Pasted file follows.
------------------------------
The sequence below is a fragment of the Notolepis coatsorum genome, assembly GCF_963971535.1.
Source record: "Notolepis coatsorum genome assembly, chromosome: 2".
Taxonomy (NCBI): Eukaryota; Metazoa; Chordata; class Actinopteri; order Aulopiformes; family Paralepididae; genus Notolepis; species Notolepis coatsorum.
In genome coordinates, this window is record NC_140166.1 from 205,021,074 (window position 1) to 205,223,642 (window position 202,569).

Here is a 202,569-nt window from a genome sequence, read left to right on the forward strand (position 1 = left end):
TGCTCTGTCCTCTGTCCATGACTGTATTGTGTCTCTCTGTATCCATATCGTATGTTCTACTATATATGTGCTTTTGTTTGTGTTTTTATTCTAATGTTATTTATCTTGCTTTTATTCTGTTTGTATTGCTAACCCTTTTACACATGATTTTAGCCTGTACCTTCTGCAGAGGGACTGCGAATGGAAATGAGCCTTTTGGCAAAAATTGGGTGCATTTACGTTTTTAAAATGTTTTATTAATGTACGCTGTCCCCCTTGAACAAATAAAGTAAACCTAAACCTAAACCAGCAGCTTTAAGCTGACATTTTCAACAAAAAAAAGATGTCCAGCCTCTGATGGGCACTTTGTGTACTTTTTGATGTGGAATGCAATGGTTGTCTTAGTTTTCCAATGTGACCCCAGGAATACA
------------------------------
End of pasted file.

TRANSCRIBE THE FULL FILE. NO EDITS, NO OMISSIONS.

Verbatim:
The sequence below is a fragment of the Notolepis coatsorum genome, assembly GCF_963971535.1.
Source record: "Notolepis coatsorum genome assembly, chromosome: 2".
Taxonomy (NCBI): Eukaryota; Metazoa; Chordata; class Actinopteri; order Aulopiformes; family Paralepididae; genus Notolepis; species Notolepis coatsorum.
In genome coordinates, this window is record NC_140166.1 from 205,021,074 (window position 1) to 205,223,642 (window position 202,569).

Here is a 202,569-nt window from a genome sequence, read left to right on the forward strand (position 1 = left end):
TGCTCTGTCCTCTGTCCATGACTGTATTGTGTCTCTCTGTATCCATATCGTATGTTCTACTATATATGTGCTTTTGTTTGTGTTTTTATTCTAATGTTATTTATCTTGCTTTTATTCTGTTTGTATTGCTAACCCTTTTACACATGATTTTAGCCTGTACCTTCTGCAGAGGGACTGCGAATGGAAATGAGCCTTTTGGCAAAAATTGGGTGCATTTACGTTTTTAAAATGTTTTATTAATGTACGCTGTCCCCCTTGAACAAATAAAGTAAACCTAAACCTAAACCAGCAGCTTTAAGCTGACATTTTCAACAAAAAAAAGATGTCCAGCCTCTGATGGGCACTTTGTGTACTTTTTGATGTGGAATGCAATGGTTGTCTTAGTTTTCCAATGTGACCCCAGGAATACA